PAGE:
What Zion’s Injury Means for College Basketball

Zion Williamson has been the talk of the college basketball world since he arrived on Duke’s campus in the fall of last year. The guy is the freakiest athlete I have ever seen on a basketball court. Some would say that is Lebron, but after 20+ games of playing for Duke I am convinced otherwise. He stands at 6’7 285 lbs. He can jump and move laterally as well as Lebron while moving people in the post like Charles Barkley. Don’t forget he’s an inch shorter yet 30 lbs. heavier than Lebron. Whoever said RJ Barrett was going to be drafted ahead of him must have been smoking some of that funky stuff from the west coast.

After Zion showed his potential through the first couple months of the season, analysts started questioning if he should sit out for the rest of the season to preserve himself as the first pick in the 2019 NBA draft. Despite the opinions from important figures in basketball, Zion continued to play until his injury that he suffered against the Tar Heels last week. That injury showed everyone why it is beneficial for players to sit out to preserve their draft stock.

But is that really what anyone wants besides Zion and his family? To have a player participate in enough college basketball games until his draft stock is at its peak then call it quits? That would cripple the college basketball scene. That’d be just like buying a girl a few drinks at the bar while she flirts with you only to go home at 2 am with no one else but Jill to get your rocks off. Not that I know anything about that… Anyway, college basketball only gets these NBA caliber players for one year, so you might as well play every game or play none at all. It only hurts college basketball to start out a season with commercials advertising these guys and attracting fans, only to have them play until they feel as if they are in good standing for the draft. It’ll hurt March Madness especially, the time when every American actually pays attention to college basketball.

Zion’s injury not only hurts Duke, but it is going to affect every high school and college basketball player who has a good chance at being drafted. Even in this day and age where five-star players have insurance on their bodies, it still will affect how they decide to go about their college basketball career.

My stance, as I mentioned before, is either play every game or don’t go to college at all. The NBA has proposed the idea of lowering the draft age to 18. That is great for the players, especially for the ones who know they will make it to the NBA when they are 19 anyway. But if the NBA Player’s Association doesn’t approve it, what is keeping these players from forgoing college and just training for the draft? With the exposure that the top high school players get nowadays, NBA scouts don’t need to see them in college. They have opportunities to see them play year round in the AAU circuit and during the season for their high school. Then for the year that would potentially be their freshman year of college, they just train and prepare their body for the NBA.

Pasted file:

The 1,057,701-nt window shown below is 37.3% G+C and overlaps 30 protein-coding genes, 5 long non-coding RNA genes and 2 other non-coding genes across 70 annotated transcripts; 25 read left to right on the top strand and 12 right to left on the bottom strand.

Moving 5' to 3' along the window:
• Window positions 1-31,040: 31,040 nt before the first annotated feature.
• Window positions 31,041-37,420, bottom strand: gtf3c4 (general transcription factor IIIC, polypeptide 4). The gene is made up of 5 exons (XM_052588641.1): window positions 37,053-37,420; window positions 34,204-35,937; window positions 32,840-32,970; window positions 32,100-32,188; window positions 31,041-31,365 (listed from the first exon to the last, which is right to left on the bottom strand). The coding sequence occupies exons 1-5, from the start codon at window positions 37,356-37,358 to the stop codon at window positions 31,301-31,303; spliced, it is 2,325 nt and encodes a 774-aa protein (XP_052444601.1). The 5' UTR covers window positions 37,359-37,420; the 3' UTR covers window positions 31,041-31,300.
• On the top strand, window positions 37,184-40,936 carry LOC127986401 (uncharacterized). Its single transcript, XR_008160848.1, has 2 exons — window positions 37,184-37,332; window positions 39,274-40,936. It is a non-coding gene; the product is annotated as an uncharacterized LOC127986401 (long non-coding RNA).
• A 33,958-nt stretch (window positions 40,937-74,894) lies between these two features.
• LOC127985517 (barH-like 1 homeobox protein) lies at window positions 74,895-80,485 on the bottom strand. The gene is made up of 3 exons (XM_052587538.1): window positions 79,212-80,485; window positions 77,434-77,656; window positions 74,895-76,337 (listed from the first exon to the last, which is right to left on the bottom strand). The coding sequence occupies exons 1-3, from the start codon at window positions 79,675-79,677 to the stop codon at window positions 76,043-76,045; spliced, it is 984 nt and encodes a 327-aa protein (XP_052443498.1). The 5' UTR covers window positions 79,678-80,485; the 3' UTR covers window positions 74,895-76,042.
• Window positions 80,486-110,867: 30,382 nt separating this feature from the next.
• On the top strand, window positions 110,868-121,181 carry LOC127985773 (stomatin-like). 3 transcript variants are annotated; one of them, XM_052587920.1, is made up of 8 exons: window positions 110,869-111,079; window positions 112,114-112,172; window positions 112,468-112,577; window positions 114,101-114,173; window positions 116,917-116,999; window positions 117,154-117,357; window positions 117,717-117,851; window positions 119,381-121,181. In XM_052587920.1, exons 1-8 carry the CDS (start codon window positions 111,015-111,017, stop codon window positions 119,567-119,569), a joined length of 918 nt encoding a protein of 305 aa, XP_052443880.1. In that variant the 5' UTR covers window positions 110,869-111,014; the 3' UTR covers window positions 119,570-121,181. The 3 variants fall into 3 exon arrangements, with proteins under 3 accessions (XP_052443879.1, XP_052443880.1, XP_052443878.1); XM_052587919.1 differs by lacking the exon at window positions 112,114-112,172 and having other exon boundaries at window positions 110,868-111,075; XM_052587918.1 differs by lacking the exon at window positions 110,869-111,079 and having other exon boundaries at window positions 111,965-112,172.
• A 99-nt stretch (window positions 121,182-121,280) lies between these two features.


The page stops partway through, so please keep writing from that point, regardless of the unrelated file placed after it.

Darius Bazley signed with New Balance out of high school as an “intern” (lol) and has the potential to make $1 million from New Balance if he turns out to be the player they hope he will become. He has been training under New Balance since the fall semester. His internship is paid through incentives such as getting drafted, where he gets drafted, and so on. If the NBA doesn’t lower the draft age, I could see many top high school players going this route in the years to come. As a college basketball fan, I hate it, but if I was in a five-star’s shoes, I would probably take the “internship” and not risk a career altering injury.

I’m not even going to touch on the idea of paying college players because that is a whole other road that I don’t want to go down today. Zion’s injury shows us why it is beneficial for the player to sit out, but if you are a fan of college basketball you should not support it. College basketball would still be a great sport without five-stars. But if you have them in the game for even just a year, it still elevates the game. And you know that there will be a new crop of talent next year to fill in for the guys that left for the draft. Gronk, Jay-Z, and President Barry O are just a few of the many high profile people that have attended Duke games to see Zion this year. Big time players attract big time people. It also helps the universities financially that are hosting the games.

At the end of the day, I just want college basketball to stay the phenomenal game that it is. College sports are different in the fact that there is an entire institution behind a team, along with alumni. There is simply more emotion for a team that you have walked the same halls as, or just fell in love with a university and what it stands for. There is a reason that college football stadiums have a larger fan capacity than professional stadiums.

Taking the top crop of talent from these institutions is certainly going to hurt the game. Just look at college baseball. It has never grown or become relevant because the best players are drafted out of high school. If you do this to basketball or football, it will certainly hurt the status of the sport.

So before you root for the NBA or NFL to lower the draft age or encourage a player to sit out, just think about how that will affect college sports.

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